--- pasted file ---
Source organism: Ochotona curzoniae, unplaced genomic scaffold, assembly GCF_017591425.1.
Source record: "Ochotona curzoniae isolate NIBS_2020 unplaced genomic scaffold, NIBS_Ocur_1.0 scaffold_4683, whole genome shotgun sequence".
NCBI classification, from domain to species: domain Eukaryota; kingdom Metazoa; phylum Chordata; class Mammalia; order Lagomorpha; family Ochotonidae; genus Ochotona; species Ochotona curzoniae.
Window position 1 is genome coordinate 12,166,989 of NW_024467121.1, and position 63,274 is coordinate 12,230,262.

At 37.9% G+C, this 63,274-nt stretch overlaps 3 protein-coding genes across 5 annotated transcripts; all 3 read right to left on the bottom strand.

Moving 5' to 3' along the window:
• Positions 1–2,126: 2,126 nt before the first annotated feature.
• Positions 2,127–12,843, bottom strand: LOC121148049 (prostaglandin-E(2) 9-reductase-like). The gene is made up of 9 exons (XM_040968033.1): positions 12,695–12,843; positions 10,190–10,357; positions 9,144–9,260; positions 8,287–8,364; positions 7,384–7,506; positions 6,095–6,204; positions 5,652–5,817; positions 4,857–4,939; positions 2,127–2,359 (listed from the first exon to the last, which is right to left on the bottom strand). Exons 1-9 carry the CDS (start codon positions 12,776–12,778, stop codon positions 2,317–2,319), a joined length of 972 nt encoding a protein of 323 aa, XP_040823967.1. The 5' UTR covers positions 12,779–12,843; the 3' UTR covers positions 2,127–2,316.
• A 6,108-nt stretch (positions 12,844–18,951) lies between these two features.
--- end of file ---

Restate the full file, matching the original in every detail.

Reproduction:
Source organism: Ochotona curzoniae, unplaced genomic scaffold, assembly GCF_017591425.1.
Source record: "Ochotona curzoniae isolate NIBS_2020 unplaced genomic scaffold, NIBS_Ocur_1.0 scaffold_4683, whole genome shotgun sequence".
NCBI classification, from domain to species: domain Eukaryota; kingdom Metazoa; phylum Chordata; class Mammalia; order Lagomorpha; family Ochotonidae; genus Ochotona; species Ochotona curzoniae.
Window position 1 is genome coordinate 12,166,989 of NW_024467121.1, and position 63,274 is coordinate 12,230,262.

At 37.9% G+C, this 63,274-nt stretch overlaps 3 protein-coding genes across 5 annotated transcripts; all 3 read right to left on the bottom strand.

Moving 5' to 3' along the window:
• Positions 1–2,126: 2,126 nt before the first annotated feature.
• Positions 2,127–12,843, bottom strand: LOC121148049 (prostaglandin-E(2) 9-reductase-like). The gene is made up of 9 exons (XM_040968033.1): positions 12,695–12,843; positions 10,190–10,357; positions 9,144–9,260; positions 8,287–8,364; positions 7,384–7,506; positions 6,095–6,204; positions 5,652–5,817; positions 4,857–4,939; positions 2,127–2,359 (listed from the first exon to the last, which is right to left on the bottom strand). Exons 1-9 carry the CDS (start codon positions 12,776–12,778, stop codon positions 2,317–2,319), a joined length of 972 nt encoding a protein of 323 aa, XP_040823967.1. The 5' UTR covers positions 12,779–12,843; the 3' UTR covers positions 2,127–2,316.
• A 6,108-nt stretch (positions 12,844–18,951) lies between these two features.